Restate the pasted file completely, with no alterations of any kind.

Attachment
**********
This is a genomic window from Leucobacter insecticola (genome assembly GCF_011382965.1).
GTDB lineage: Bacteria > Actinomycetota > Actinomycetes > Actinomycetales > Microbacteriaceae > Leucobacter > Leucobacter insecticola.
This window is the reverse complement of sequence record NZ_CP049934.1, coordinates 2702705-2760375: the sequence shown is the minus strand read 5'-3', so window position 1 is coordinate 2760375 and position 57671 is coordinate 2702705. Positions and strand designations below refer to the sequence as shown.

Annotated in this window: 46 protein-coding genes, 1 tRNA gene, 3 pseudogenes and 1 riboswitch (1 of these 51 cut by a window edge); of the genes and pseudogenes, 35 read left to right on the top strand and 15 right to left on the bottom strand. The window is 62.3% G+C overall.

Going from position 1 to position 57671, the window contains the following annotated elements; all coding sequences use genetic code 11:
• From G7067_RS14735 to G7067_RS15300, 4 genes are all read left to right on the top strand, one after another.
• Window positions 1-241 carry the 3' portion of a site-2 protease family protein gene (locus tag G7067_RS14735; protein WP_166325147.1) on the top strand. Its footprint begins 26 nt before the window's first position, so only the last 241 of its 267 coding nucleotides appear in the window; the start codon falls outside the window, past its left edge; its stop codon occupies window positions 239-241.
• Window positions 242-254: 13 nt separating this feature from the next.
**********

This is a genomic window from Leucobacter insecticola (genome assembly GCF_011382965.1).
GTDB lineage: Bacteria > Actinomycetota > Actinomycetes > Actinomycetales > Microbacteriaceae > Leucobacter > Leucobacter insecticola.
This window is the reverse complement of sequence record NZ_CP049934.1, coordinates 2702705-2760375: the sequence shown is the minus strand read 5'-3', so window position 1 is coordinate 2760375 and position 57671 is coordinate 2702705. Positions and strand designations below refer to the sequence as shown.

Annotated in this window: 46 protein-coding genes, 1 tRNA gene, 3 pseudogenes and 1 riboswitch (1 of these 51 cut by a window edge); of the genes and pseudogenes, 35 read left to right on the top strand and 15 right to left on the bottom strand. The window is 62.3% G+C overall.

Going from position 1 to position 57671, the window contains the following annotated elements; all coding sequences use genetic code 11:
• From G7067_RS14735 to G7067_RS15300, 4 genes are all read left to right on the top strand, one after another.
• Window positions 1-241 carry the 3' portion of a site-2 protease family protein gene (locus tag G7067_RS14735; protein WP_166325147.1) on the top strand. Its footprint begins 26 nt before the window's first position, so only the last 241 of its 267 coding nucleotides appear in the window; the start codon falls outside the window, past its left edge; its stop codon occupies window positions 239-241.
• Window positions 242-254: 13 nt separating this feature from the next.